GOLDEN VALLEY, Minn. - Governor Dayton just announced a very detailed plan to fight the growing opioid epidemic in Minnesota. How did it get to this point?
The truth is, many Minnesotans who have an opioid addiction were once just a patient dealing with pain. In fact, each one of us is just a broken arm, a bad back or a slip on the ice away from being handed a prescription that, if abused, could become incredibly dangerous and possibly life-threatening.
Dr. Peter Currie from The Urgency Room stopped by the KARE 11 News at 4 to talk about it.
Take a look at these statistics:
• Almost 30% of all patients prescribed opioids for chronic pain miss-use them
• Approximately 10% will develop an opioid use disorder
• Approximately 5% of those who misuse prescription opioids transition to heroin
• About 80% of people who use heroin first began with prescription opioids
So, what should the average person know about opioids? We talk so much about the abuse, the addicts, and the problem. But, what about going back to the very beginning and looking at the patient in pain.
What is an Opioid?
Opioids are a type of medicine often used to help relieve pain. They work by lowering the number of pain signals your body sends to your brain. They also change how your brain responds to pain.
Opioids usually are safe when you use them correctly. But, people who do not follow their doctor’s instructions and those who misuse opioids can become addicted. The Urgency Room says they will prescribe an opioid only when necessary and only prescribe about 3 days’ worth of the medication while also encouraging the patient to take less than prescribed.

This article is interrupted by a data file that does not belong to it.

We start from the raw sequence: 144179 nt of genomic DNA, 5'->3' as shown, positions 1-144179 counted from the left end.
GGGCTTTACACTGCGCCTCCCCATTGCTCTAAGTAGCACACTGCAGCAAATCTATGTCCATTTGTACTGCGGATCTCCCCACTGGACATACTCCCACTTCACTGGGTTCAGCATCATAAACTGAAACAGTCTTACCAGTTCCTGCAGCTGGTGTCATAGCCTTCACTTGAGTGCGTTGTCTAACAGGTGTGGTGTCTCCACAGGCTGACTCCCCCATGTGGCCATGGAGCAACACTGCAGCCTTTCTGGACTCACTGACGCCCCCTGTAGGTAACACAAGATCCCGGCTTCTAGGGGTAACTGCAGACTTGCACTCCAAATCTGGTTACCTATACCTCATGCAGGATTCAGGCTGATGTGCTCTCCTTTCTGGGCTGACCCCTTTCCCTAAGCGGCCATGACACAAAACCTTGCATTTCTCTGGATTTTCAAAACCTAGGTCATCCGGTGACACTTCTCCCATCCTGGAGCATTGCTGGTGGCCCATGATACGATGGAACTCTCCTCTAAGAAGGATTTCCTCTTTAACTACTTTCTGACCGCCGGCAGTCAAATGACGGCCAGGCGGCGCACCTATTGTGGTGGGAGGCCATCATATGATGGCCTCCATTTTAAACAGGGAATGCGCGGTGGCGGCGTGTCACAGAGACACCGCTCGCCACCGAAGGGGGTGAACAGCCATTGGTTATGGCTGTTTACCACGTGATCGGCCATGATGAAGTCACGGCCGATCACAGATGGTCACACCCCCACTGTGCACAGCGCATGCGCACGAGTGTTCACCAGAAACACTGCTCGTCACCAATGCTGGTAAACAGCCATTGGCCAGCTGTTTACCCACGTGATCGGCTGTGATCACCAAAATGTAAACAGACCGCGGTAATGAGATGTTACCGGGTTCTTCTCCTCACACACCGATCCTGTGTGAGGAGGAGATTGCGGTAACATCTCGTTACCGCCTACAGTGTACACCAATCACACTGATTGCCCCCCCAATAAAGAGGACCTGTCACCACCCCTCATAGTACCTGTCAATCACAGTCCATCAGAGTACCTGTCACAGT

What Should I Know If I’m Prescribed an Opioid?
First, know that you do not have to fill or take an opioid prescription if your pain is tolerable with Tylenol or Motrin, for example. If you do choose to use an opioid to treat your pain, use only as prescribed and less if possible. You should be able to stop using the medication after a few days. If not, your doctor may need to see you to make sure there isn’t an issue with your recovery causing new symptoms or unexpected pain.
Pain Is Good!
As we discuss, when it comes to the opioid epidemic in Minnesota, it’s important to talk about pain. The Urgency Room says they certainly don’t want patients to suffer after an injury. As well, chronic pain is a completely different discussion. Today we are focusing on pain from acute injuries. Opioids are necessary for unbearable pain that makes it impossible for a patient to sleep, for example. But, if you are injured, do not expect to have zero pain. In fact, pain is a good thing.
Think of it this way, when you break your leg, you feel pain. Nerve endings are triggered that send warning signals to the brain. From there your body develops ways to handle the pain and also makes decisions based on how your body is feeling. For example, you will lay on the couch and rest, instead of pushing yourself to do your laundry or stay up late and work. When you continue to take an opioid to eliminate pain, you’re not allowing your body to develop its own coping skills. You are also feeling good and more apt to push your body in ways that compromise the healing process.